I know, this should be the second in my Intimate WordPress series, but I wasn’t in the mood for that seriousness today. I had so much fun creating the image for last week’s post that I thought I’d share that process with you today.
Brought to You By the Letter B
What is that word in the title, bokeh? Pronounced either boh-kuh or boh-kay, the word is Japanese and is a photography term. It refers to “the aesthetic quality of the blur produced in the out-of-focus parts of an image produced by a lens,” according to Wikipedia. The referenced Wikipedia article contains all the technical details you serious photographers could ever want about how to produce bokeh, what cameras and lenses give the effect. For the rest of us, there are royalty-free bokeh images.
Go to just about any site providing free or paid-for images and type in the word “bokeh.” My favorite site for quick and cheap images is GraphicStock.* A search of the term yielded 2663 results. I’m sure you can find many ways to use bokeh images, but my favorite use is as a background. Download the image and pile your other images on top!
My go-to program for web graphics is Fireworks, but it’s not being updated anymore (thanks, Adobe). Whatever program you use for graphics, import or insert the bokeh you downloaded. If you have a choice of image size, go for the largest size available, so you’ll have the option to reduce it and still maintain quality.
On the left is a thumbnail version of the bokeh background I chose for the image I created above. In reducing the size of the image, I slid the background around until it displayed the way I wanted it to look.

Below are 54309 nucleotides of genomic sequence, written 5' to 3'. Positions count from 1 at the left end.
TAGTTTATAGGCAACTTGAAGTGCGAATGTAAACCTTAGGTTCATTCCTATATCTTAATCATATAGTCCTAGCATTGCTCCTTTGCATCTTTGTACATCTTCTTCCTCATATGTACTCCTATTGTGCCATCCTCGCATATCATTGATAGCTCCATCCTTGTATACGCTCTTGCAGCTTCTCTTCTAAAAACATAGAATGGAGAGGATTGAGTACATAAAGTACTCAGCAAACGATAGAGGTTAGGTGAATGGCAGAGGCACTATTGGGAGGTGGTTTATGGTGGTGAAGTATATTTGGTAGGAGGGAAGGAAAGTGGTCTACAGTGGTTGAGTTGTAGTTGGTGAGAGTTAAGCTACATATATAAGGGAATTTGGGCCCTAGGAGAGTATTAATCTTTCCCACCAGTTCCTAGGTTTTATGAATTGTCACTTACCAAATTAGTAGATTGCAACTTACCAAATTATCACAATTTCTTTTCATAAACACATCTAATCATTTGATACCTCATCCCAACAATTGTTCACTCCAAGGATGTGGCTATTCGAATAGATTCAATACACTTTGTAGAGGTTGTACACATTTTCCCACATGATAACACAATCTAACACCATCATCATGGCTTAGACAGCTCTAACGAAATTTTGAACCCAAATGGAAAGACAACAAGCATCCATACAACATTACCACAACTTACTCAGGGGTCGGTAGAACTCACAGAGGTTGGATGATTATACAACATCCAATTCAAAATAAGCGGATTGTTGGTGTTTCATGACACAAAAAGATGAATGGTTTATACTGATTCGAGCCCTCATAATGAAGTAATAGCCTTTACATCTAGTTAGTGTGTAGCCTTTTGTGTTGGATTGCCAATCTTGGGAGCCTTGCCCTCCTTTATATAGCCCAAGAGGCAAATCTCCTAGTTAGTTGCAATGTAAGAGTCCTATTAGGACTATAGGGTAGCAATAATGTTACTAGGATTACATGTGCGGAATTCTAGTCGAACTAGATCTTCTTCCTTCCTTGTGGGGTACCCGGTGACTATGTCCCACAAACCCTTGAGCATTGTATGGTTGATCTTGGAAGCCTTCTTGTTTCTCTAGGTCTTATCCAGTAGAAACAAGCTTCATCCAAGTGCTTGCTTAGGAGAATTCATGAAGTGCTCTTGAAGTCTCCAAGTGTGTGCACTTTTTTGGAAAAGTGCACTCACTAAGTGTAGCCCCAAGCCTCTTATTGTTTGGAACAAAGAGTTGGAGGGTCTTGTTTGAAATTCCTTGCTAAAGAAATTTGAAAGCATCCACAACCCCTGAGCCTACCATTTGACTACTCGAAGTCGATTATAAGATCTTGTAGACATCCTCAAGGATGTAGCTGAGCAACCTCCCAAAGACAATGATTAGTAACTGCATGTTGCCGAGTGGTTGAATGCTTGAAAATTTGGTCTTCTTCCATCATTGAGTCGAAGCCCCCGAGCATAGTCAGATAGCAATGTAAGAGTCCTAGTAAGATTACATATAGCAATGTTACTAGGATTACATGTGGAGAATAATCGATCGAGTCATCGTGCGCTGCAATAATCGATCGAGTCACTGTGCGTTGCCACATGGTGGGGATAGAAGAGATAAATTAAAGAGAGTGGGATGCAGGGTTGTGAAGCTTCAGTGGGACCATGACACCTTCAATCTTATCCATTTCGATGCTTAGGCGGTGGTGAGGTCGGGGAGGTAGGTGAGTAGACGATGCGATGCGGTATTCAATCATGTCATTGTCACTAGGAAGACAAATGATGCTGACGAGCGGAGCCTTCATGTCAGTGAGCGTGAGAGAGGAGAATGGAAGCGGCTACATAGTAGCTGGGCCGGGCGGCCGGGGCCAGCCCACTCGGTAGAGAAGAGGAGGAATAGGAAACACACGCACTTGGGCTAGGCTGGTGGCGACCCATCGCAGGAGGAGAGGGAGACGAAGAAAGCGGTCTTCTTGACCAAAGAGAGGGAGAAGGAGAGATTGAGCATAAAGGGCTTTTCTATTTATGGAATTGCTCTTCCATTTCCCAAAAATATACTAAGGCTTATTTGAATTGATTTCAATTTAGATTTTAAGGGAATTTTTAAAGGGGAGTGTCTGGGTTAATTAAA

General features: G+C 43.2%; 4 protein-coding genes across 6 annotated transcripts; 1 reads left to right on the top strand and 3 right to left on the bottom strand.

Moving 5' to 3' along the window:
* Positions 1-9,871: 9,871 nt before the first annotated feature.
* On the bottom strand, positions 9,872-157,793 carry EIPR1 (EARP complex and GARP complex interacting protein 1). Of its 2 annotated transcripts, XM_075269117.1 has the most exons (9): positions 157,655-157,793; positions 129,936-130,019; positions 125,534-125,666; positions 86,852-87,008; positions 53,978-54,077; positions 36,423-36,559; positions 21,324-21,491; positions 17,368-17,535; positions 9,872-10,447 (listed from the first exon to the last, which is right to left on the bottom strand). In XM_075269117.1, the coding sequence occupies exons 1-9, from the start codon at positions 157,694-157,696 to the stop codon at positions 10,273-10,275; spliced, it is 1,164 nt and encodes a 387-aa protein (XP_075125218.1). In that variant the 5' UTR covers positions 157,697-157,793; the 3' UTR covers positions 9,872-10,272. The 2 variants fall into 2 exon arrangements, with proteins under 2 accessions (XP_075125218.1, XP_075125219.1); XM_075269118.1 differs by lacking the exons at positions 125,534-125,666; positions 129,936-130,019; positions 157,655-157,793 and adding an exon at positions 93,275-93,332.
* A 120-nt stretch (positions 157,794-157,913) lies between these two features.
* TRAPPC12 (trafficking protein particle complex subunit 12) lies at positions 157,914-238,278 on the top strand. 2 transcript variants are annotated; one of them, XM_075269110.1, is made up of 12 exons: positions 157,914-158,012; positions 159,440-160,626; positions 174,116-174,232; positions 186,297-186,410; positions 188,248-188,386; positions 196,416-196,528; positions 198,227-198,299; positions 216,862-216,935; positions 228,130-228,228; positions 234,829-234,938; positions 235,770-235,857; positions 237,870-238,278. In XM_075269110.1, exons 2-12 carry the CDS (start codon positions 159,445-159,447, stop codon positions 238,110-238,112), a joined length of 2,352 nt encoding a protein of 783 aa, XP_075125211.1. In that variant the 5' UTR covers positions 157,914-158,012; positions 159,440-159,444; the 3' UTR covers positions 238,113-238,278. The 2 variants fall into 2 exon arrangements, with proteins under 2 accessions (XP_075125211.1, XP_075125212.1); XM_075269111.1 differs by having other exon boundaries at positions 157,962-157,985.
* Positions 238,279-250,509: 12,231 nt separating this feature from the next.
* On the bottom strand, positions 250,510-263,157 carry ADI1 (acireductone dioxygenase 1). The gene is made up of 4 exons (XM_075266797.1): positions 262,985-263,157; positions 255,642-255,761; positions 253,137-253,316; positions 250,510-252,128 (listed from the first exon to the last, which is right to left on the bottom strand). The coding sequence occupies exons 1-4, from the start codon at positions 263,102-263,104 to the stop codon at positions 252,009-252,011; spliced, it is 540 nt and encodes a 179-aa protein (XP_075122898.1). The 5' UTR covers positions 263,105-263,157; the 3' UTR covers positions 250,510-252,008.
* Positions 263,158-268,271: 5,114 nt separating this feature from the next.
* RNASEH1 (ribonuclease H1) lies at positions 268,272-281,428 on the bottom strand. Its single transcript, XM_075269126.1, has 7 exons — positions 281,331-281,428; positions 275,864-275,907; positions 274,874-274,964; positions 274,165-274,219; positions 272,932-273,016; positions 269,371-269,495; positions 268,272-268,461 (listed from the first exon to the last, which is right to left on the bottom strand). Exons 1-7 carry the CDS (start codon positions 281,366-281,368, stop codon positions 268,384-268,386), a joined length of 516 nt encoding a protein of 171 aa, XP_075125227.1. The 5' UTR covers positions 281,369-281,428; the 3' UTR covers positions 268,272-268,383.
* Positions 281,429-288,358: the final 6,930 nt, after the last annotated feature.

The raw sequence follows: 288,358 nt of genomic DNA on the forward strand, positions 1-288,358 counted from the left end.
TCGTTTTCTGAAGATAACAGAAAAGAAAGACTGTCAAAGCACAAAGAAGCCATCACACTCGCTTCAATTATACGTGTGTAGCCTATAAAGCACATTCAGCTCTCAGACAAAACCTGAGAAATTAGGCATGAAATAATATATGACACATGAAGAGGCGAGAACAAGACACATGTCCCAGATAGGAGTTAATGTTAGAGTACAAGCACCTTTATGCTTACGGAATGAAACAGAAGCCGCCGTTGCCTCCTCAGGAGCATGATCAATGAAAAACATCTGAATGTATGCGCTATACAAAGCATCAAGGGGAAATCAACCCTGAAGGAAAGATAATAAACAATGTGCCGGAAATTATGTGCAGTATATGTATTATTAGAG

Bokeh comes in a wide range of appearances and colors. Below is a screenshot of just a few on GraphicStock:
Put the Lime in the Coconut
To get the screen capture of the dashboard menu in the image I created above (as well as the GraphicStock image immediately above), I used my favorite clipping program, SnagIt. This TechSmith-originated program allows you to choose which section of the screen you wish to capture and saves it to your clipboard. After saving it as a separate file (in case I want to use it again), I imported on top of the bokeh background.
I wanted some kind of snazzy starburst thing to go on the image, so I created one using the shape tool, then created another and skewed it, changing the color slightly. And voila! A fun little graphic.
You could also use bokeh as a faint background to add a bit of texture. Just scale back the transparency. For more advanced users, create a masking layer for more dramatic effects.
Play around with bokeh! You’ll love its infinite variety as much as I do!
*Note: This is a referral link. If you click it, you can get 83% off a GraphicStock.com subscription. I get $20 for each referral.